Many of us have careers where we can travel and play golf either annually or regularly, while others are retired and take their golf clubs around the country looking for new golf courses to play. I’m always on the lookout for great courses, adding new ones to my bucket list every year.
The ones that top my bucket list, though, aren’t your typical Pebble Beaches or Bethpage Blacks, but rather the ones that no one knows about. There are so many good courses out there that go under the radar that nobody knows about. You can step on the first teetomorrow if you want unlike Pebble Beach where you have to call about six months in advance just to get a tee time.
Here is a list of courses that you should try out sometime, whether you’re in the South, the Midwest, or out West. They’re new to the golfing world and quickly gaining respect as elite courses for the public:
1. Streamsong Golf Resort
Location: Bowling Green, Fla.
Streamsong Golf Resort opened its gates in January 2013 and has quickly risen in ranks to become one of the best public golf courses in the U.S. The Streamsong Red Course is ranked No. 19 on America’s Top 100 Golf Courses to Play, according to Golf Digest, while the Blue and Black Courses are not far behind and rank in the top-35. Streamsong is located roughly 50 miles to the east-southeast of Tampa and just south of Lakeland.
The first thing you’ll notice before how difficult a group of courses they are is the scenery that you will encompass. The “dunes feel” you take in as you make your way around the course gives you the feeling that you’re playing along the shores of Ireland or on the famous Ocean Course at Kiawah Island in South Carolina. While most Florida courses are known for its trees and lakes, Streamsong’s main attraction, the Red Course, has plenty of sand combined with dunes and hills, making it more of a seaside links kind of course with water mixed in along the way.
Four legendary architects of the game designed these three courses: Ben Crenshaw, Bill Coore, Gil Hanse, and Tom Doak. If you know anything about design, you know that these four are the most respected in the game when it comes to course setup. From the tips, the Red Course can play at 7,148 yards, a par 72. Eventually, the PGA Tour will likely pay a visit to Streamsong with the consideration of adding it to their Florida rota in some way, shape, or form later down the road. In the meantime, if you’re looking to travel and want to play a course that is challenging and a sight to behold, give Streamsong a try.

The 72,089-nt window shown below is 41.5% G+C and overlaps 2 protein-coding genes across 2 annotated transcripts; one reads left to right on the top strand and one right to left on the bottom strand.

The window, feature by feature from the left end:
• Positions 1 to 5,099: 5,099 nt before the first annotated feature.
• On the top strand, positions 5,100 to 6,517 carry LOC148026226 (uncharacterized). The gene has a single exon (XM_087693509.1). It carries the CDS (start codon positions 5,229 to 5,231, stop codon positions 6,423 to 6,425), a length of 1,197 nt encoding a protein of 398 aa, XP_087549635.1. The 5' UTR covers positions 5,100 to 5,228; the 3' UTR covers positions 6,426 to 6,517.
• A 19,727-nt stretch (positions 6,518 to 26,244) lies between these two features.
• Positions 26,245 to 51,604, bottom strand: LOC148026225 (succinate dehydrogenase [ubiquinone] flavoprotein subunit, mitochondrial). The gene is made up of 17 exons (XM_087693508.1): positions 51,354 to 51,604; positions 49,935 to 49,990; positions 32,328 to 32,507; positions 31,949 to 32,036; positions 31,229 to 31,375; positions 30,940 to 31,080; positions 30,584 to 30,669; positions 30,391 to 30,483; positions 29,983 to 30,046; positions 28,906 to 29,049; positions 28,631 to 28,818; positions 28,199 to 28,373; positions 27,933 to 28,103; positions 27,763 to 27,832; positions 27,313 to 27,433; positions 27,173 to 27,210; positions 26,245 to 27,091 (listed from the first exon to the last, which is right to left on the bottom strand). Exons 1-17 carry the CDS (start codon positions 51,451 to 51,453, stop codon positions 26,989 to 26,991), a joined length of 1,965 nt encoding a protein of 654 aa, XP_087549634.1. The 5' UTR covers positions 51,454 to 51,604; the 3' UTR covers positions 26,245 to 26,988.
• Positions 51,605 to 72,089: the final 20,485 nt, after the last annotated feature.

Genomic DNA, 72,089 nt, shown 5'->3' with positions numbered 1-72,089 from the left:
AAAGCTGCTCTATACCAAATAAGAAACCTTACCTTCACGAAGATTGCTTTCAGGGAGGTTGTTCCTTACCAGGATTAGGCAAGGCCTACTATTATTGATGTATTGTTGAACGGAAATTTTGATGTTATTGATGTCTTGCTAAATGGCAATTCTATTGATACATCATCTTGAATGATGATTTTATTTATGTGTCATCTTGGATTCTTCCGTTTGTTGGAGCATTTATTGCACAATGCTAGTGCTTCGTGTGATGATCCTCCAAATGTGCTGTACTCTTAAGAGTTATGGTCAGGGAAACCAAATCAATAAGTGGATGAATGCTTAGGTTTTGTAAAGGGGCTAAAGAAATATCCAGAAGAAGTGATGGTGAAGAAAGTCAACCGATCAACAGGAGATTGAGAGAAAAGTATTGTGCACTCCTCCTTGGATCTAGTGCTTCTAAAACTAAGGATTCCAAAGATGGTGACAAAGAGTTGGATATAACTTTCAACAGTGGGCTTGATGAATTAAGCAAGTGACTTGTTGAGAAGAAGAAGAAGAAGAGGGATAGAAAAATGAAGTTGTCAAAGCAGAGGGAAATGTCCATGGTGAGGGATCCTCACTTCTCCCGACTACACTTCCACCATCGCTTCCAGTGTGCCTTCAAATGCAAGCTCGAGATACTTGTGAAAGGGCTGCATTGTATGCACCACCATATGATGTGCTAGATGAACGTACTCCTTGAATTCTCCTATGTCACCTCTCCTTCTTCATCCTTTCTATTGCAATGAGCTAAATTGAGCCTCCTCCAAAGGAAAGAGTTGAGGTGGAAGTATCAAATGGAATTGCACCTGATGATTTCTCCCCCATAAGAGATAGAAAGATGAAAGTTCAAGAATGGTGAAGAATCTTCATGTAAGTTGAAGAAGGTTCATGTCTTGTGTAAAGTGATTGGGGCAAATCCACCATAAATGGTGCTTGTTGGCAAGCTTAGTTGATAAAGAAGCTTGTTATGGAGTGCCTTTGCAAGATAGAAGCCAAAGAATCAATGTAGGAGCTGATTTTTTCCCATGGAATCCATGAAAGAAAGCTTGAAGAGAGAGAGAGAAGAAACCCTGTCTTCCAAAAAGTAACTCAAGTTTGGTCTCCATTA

2. Sand Valley Golf Resort
Location: Nekoosa, Wis.
Wisconsin has become a nesting egg for links-style golf courses in recent decades. Whistling Straits started the run and has since hosted three PGA Championships and will host the 2021 Ryder Cup. Then came by Erin Hills which hosted the 2017 U.S. Open. Sand Valley is the next course in Wisconsin to soon be on the world stage. Having opened in 2017, the course constructed by Bill Coore and Ben Crenshaw lies along the rolling sand hills of Nekoosa, about an hour to the northwest of Milwaukee.
Sand Valley has the identity of providing a stiff challenge to golfers, with dual fairways and deep sand pits all over the course. It has perched greens and a punchbowl putting surface giving it a spectacular look. That being said, if putting is not one of the strengths of your game, you may have a tough time. The greens can get quite quick over the summertime and provide several feet of break while the fairways are firm and fast, allowing your golf ball to roll a long way down some of the hills.
Sand Valley was ranked as the “Best New Golf Course” in 2017 and is No. 18 on Golf Digest’s list of Top 100 Public Golf Courses. Mammoth Dunes, right next to Sand Valley, is another treasure to play, a similar course that was awarded the “Best New Golf Course” in 2018. From the tips, it can play up to 7,000 yards, with one par-5 under 500 yards that can play to a par-4 for professionals.
3. Gamble Sands Golf Course
Location: Brewster, Wash.
You’ve probably heard of Chambers Bay, another great public course to play if you’re ever in the Northwest. But not many have heard of Gamble Sands Golf Course, located in north-central Washington and about 100 miles east of Seattle. It debuted in 2014 and immediately won Golf Digest’s award for “Best New Golf Course.” It currently ranks No. 37 on Golf Digest’s Top 100 Public Courses to play. It beat out Chambers Bay in Golf Week’s 2019 and 2020 awards for best courses to play in Washington.
Designed by David McLay Kidd, the course is perched atop a high plateau overlooking the Columbia River Valley and gives you the most incredible sights any golf course in America can provide. At 7,169 yards, it’s a challenge, especially given the dunes and rolling fairways and undulating greens. There are no trees nor water, only rolling dunes, big hills, and sand throughout the course.
The Sands Course is the main attraction and features four par-5s, one being the finishing hole, and four par-3s. It prides itself on being a true links course with wide fairways and fescue greens. It plays its finest in the summertime when the weather is warm and the greens are at their quickest.
When playing different types of courses you may need to update or adjust your equipment such as golf heads, golf shafts or even grips in order to adjust to new courses.